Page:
Cordlife: New stem cell banking technology / India as potential stem cell market target

(Stem Cells News image)

CordLife, Asia Pacific’s largest network of stem cell banks, on Wednesday launched the most advanced umbilical cord banking technology in the country. The technology has the ability to isolate two cell types that help in hastening the healing process of diabetic foot ulcers.

The patented technology allows access epithelial stem cells that can rejuvenate skin and mucus membranes for treating non-healing wounds as is seen in diabetic ulcer patients, said Steven Fang, group CEO, CordLife. With over 4 crore people in the country diagnosed with diabetes and 1 in every 6 estimated to have an ulcer during the lifetime, CordLife expects the new umbilical cord banking technology to help harvest the right and important stem cells that may prevent amputations, Fang said.

“Typically, diabteic ulcers are very difficult to heal. With epithelial stem cells, the ulcers can be healed within 45 days,” said Meghnath Roy Chowdhury, MD, CordLife Sciences India. The company has shelled out Rs 10 crore to put in place its first cord blood storage facility near Kolkata.


CordLife, one of the leading stem cell banking groups in the Asia Pacific region, is targeting expansion of its network in India and China, considering the huge birth rate in these two Asian nations, a top official said Wednesday.
“We’re looking at India and China as two big markets in terms of our stem cell business in the Asia Pacific region – keeping in mind the huge birth rate in these two countries,” CordLife group chief executive Steven Fang told IANS Wednesday on the sidelines of a press conference here.

“We’re presently in talks with a large number of big government and private hospitals across India to tie up with them for stem cell therapy treatment.”
He said the company was growing at a rate of 70 percent in terms of its client base, and also registered 30 percent growth in its net profit last year.

“Once this stem cell therapy gets commercialised in this country, we’re sure there would be more growth in this particular healthcare sector,” Fang said.
CordLife operates Asia’s largest network of private cord blood banks with full processing and specialised storage facilities in Singapore, Hong Kong, Indonesia and India. It has a strong marketing presence throughout the Asia Pacific region.

The company set up its first storage facility in Kolkata’s adjoining diamond harbour area early this year. The unit has a present capacity of storing about 40,000 cord blood units with a potential to store as many as 150,000 cord blood units.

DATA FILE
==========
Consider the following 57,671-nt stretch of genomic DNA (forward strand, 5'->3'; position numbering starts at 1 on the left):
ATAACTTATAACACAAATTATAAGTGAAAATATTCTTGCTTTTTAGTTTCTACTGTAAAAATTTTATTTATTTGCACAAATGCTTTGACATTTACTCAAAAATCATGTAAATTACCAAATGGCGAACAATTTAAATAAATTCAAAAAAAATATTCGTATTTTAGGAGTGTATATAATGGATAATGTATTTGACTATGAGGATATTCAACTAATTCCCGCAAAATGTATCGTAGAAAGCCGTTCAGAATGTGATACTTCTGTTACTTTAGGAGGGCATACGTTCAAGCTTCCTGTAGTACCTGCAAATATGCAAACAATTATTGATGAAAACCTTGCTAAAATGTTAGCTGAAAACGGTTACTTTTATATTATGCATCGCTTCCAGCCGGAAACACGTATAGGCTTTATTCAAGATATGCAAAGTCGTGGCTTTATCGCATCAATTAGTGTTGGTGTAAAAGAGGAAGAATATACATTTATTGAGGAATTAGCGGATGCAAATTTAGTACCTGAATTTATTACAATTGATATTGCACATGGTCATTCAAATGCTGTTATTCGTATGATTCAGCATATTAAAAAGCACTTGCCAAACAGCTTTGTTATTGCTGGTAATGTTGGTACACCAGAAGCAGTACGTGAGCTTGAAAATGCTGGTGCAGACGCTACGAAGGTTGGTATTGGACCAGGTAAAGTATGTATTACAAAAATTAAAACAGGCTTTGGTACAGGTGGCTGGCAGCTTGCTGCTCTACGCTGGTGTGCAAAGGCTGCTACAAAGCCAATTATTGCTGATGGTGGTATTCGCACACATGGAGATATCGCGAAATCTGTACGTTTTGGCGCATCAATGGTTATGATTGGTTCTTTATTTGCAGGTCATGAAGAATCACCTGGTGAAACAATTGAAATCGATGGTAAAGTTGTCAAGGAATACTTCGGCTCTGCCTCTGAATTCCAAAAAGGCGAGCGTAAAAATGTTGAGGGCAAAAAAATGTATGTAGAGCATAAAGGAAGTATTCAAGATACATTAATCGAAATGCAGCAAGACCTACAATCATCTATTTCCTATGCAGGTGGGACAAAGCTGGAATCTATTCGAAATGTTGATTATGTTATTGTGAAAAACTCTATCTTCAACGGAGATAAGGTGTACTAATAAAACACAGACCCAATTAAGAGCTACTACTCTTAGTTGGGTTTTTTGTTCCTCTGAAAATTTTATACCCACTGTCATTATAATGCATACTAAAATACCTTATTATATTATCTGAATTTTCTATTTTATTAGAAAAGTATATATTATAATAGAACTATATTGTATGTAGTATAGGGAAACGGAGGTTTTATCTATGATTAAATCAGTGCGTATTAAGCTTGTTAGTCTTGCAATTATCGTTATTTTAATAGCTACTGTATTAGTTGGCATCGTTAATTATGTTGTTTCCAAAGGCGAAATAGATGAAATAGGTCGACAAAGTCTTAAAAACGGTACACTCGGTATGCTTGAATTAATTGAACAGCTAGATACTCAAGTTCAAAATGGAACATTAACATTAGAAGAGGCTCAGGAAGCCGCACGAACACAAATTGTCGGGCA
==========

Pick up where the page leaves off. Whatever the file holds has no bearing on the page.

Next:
“The total size of India’s stem cell preservation market is about 15,000 units per annum and it’s growing at a rapid pace. The growth rate has been approximately 42-50 percent per year,” CordLife managing director Meghnath Roy Chowdhury said.

Cord blood has become a very common source of stem cells for transplantations. Permanent cures are possible for some diseases using stem cell therapies.
According to experts, this stem cell therapy can be used for treating various diseases like heart ailments, diabetes, skin trauma, certain cancers like leukaemia and breast cancer, and blood disorders like thalassemia major.

Cord blood, which is also called “placental blood”, is the blood remaining in the umbilical cord and placenta following birth and after the cord is cut. Cord blood is routinely discarded with the placenta and umbilical cord.
However, the cord blood, with its rich sources of blood stem cells, can be used to treat over 80 diseases.


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One thought on “Cordlife: New stem cell banking technology / India as potential stem cell market target”

  1. Dear Sir/Madam

    This email is to enquire about the stem cell research you have been doing and how it might be beneficial to me.

    Enclosed is the latest report from my opthalmologist
    Dr. J.R Gonder M.D
    Dated November 19th 2009

    This patient has extensive drop out of the retinal pigment epithellium and choriocapillaris in the macular area of both eyes. In addition there is RPE hyperplasia and migration. This could be consistent with multiple forms of heredity retinopathies. No active inflamation could be identified.

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    Thanking you for the best of your co-operation and your urgency in helping me to recover my sight.


    Dhaneshwar Persaud

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